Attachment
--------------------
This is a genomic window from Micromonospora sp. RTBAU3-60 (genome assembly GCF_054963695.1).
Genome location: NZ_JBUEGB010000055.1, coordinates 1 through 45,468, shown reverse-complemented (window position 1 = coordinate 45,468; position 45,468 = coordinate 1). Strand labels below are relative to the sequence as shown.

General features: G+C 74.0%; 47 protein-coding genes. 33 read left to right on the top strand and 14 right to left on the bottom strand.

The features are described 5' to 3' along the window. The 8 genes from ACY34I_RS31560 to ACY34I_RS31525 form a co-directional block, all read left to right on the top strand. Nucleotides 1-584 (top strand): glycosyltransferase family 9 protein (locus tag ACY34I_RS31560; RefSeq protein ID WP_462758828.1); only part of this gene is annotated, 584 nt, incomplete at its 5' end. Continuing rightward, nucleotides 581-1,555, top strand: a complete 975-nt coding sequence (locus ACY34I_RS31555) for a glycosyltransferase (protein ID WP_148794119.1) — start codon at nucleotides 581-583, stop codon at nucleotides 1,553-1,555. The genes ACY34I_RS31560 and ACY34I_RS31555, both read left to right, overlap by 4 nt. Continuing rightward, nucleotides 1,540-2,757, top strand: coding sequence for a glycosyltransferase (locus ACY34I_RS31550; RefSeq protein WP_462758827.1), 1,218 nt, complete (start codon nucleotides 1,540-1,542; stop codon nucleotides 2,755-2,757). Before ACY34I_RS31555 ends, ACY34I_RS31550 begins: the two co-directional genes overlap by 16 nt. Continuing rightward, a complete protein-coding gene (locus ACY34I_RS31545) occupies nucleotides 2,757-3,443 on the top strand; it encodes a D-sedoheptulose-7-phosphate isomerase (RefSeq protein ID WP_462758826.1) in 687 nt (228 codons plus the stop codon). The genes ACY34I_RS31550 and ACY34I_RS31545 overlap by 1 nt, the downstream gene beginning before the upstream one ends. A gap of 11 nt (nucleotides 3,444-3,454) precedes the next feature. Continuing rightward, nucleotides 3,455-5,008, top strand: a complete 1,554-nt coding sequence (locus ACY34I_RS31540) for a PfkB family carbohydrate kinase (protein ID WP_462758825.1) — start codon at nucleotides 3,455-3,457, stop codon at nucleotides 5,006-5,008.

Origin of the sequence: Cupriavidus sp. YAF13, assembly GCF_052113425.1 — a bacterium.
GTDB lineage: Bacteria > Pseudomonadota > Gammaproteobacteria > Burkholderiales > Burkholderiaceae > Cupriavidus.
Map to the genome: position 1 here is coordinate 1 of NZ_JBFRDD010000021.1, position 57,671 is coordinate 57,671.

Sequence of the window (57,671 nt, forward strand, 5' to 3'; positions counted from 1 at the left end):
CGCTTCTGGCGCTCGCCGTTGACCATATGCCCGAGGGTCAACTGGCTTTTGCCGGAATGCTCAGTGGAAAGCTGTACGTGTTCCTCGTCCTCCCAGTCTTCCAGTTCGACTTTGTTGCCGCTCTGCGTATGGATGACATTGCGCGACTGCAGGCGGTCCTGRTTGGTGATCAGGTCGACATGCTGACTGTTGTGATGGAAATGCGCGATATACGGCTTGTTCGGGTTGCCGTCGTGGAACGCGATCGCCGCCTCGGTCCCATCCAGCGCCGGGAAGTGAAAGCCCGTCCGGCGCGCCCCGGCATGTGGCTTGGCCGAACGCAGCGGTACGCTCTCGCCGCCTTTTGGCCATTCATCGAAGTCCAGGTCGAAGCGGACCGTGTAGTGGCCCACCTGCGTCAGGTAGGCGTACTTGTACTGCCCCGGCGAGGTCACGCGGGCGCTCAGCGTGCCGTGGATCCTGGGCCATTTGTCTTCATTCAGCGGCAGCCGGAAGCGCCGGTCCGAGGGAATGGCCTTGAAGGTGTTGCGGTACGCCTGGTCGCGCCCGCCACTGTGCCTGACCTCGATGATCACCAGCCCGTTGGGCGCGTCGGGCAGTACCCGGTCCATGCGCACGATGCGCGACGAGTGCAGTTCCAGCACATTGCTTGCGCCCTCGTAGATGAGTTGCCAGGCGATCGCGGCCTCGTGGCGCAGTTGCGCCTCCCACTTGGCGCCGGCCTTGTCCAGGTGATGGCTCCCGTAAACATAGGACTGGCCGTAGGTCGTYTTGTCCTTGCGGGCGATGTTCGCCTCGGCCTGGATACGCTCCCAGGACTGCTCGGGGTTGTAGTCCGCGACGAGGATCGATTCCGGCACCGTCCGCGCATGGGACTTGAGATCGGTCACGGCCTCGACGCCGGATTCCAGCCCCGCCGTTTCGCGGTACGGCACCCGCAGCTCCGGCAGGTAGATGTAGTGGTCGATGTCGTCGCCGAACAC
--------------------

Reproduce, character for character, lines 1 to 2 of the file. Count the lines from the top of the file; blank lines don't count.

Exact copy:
This is a genomic window from Micromonospora sp. RTBAU3-60 (genome assembly GCF_054963695.1).
Genome location: NZ_JBUEGB010000055.1, coordinates 1 through 45,468, shown reverse-complemented (window position 1 = coordinate 45,468; position 45,468 = coordinate 1). Strand labels below are relative to the sequence as shown.